I spent two years there studying – you guessed it – geology! I was studying the rocks of the mantle of this great home planet that we call Earth. It was boooring. (I don’t think that I put enough O’s in…) I originally planned on getting a Ph.D. but decided to cut back to the Master’s level. It was a good choice, as I ended up serving as Chief Student Marshal (similar to valedictorian) representing all of the Arts and Sciences Masters candidates at the graduation ceremony.
After graduation, I quickly found out that there were no jobs available in the field of geology. As a result, I worked for two years as a combination sales engineer/marketing manager for a company near my parents’ home. The company sold industrial controls that would require pages to describe. It had all of the hints of a dead-end job, so I knew that it was time to move on.
I decided to go back to school to become a science teacher. I had saved enough money up to cover all my bills for a year of schooling. I attended SUNY New Paltz and received my New York State teaching certificates in earth science, chemistry, and general science. I completed the requirements for my physics certification one year later. After having studied for years in the “hard” sciences, I found the preparation for becoming a teacher incredibly easy.
Somehow, I only went on one interview and ended up as an Earth Science teacher at Chatham High School, located in the wonderful small-town of Chatham in upstate New York. Three years later I switched to teaching Physics. I retired in June 2020. Since this was during the pandemic and the school was closed, I filmed the video on the left as a goodbye to my students. It includes some of my favorite science demonstrations of all time.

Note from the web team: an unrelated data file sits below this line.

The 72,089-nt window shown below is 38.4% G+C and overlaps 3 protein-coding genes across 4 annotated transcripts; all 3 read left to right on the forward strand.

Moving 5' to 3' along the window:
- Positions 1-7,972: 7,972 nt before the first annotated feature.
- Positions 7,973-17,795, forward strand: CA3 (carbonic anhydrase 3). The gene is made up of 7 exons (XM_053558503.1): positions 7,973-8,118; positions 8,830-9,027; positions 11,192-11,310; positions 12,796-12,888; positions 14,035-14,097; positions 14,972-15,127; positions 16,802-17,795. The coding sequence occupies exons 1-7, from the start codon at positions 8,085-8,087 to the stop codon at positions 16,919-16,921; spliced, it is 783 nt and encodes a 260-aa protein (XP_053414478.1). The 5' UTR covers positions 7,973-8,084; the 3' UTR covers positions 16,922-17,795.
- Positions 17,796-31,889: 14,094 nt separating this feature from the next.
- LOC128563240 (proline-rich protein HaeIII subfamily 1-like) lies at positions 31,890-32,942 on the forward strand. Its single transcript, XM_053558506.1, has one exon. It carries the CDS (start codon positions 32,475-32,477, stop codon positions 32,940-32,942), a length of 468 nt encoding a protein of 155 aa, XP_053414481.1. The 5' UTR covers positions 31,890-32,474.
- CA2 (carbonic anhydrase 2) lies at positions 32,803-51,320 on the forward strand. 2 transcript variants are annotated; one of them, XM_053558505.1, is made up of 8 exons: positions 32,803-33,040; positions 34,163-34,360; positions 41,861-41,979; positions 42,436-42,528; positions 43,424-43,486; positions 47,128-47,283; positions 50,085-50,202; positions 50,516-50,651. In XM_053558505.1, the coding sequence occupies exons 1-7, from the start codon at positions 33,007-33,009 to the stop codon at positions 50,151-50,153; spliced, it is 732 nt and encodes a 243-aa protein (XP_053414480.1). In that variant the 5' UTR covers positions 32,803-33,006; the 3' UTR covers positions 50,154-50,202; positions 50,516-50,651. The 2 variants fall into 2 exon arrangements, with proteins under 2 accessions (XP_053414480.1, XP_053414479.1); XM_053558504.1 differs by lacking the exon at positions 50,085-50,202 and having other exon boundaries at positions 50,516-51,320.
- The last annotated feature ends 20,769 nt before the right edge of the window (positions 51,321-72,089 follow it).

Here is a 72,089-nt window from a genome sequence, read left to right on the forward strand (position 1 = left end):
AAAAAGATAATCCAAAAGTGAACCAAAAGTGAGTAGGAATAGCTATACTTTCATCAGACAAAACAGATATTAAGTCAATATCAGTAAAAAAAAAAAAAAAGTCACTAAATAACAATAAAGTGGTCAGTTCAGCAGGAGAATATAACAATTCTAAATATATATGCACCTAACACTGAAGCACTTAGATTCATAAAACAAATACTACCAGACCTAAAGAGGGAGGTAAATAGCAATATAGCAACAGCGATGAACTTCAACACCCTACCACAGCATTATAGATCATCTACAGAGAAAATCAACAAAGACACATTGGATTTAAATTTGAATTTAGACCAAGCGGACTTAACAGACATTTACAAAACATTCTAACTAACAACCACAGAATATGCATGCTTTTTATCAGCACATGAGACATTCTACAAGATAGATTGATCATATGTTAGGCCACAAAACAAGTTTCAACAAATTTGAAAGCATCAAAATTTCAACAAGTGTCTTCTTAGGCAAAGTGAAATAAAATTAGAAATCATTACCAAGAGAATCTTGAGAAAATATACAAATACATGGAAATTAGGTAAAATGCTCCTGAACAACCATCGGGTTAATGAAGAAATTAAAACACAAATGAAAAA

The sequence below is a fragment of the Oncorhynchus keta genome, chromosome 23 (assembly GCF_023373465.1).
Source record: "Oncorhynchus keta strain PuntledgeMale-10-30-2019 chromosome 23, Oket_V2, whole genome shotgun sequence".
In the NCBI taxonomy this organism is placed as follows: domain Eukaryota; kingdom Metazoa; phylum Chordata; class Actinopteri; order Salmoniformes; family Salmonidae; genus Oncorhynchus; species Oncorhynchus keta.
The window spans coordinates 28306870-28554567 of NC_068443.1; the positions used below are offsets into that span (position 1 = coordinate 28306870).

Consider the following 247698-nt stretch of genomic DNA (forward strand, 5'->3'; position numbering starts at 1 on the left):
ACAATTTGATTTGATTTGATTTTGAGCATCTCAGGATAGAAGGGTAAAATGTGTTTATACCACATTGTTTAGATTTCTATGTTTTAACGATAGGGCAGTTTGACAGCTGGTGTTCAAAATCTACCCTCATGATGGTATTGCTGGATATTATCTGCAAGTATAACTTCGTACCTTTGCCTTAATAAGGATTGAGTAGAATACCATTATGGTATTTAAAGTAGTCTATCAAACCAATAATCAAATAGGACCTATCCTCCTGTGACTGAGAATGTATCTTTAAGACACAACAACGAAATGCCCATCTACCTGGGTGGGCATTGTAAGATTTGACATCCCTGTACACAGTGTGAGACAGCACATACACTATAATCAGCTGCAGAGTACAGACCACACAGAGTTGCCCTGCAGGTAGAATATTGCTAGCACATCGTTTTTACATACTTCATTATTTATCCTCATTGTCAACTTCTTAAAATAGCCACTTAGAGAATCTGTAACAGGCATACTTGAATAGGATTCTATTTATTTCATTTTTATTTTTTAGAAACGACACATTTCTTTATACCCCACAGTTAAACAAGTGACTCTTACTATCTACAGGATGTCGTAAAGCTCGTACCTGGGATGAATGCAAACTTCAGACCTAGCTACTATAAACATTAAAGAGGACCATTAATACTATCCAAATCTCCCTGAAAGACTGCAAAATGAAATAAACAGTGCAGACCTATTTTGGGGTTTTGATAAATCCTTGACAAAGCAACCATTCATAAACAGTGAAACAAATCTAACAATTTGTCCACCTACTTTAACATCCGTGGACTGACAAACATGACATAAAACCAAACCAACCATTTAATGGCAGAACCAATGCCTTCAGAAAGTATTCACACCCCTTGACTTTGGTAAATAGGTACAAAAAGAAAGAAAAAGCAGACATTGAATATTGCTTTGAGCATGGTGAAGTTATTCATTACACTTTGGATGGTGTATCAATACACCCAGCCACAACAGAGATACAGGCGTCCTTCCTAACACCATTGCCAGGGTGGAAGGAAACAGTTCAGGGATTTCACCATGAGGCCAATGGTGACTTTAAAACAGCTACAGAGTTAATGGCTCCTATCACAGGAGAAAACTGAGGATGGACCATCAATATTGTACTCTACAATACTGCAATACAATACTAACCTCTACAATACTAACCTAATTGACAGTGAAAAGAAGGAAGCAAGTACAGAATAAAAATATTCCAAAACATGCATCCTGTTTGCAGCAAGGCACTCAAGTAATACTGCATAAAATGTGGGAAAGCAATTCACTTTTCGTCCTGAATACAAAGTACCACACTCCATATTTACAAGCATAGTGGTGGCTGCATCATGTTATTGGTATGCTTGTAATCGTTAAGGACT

My favorite television show of all time is The Twilight Zone. I can’t say that I have seen all of the episodes, but I have seen quite a few. (I stayed up way too late in high school.) There were many excellent episodes, but I love Time Enough at Last. That is the episode where the late Burgess Meredith loves to read and read and read, but his wife constantly taunts him about it. While on his lunch break at the bank that he works for, he goes into the bank vault for a quiet reading space. When he comes back out, he finds that the whole world has been blown to smithereens and that he is the last man alive. He now has all the time in the world to read, but in the typical Twilight Zone twist, his glasses shatter and he can no longer see the printed word.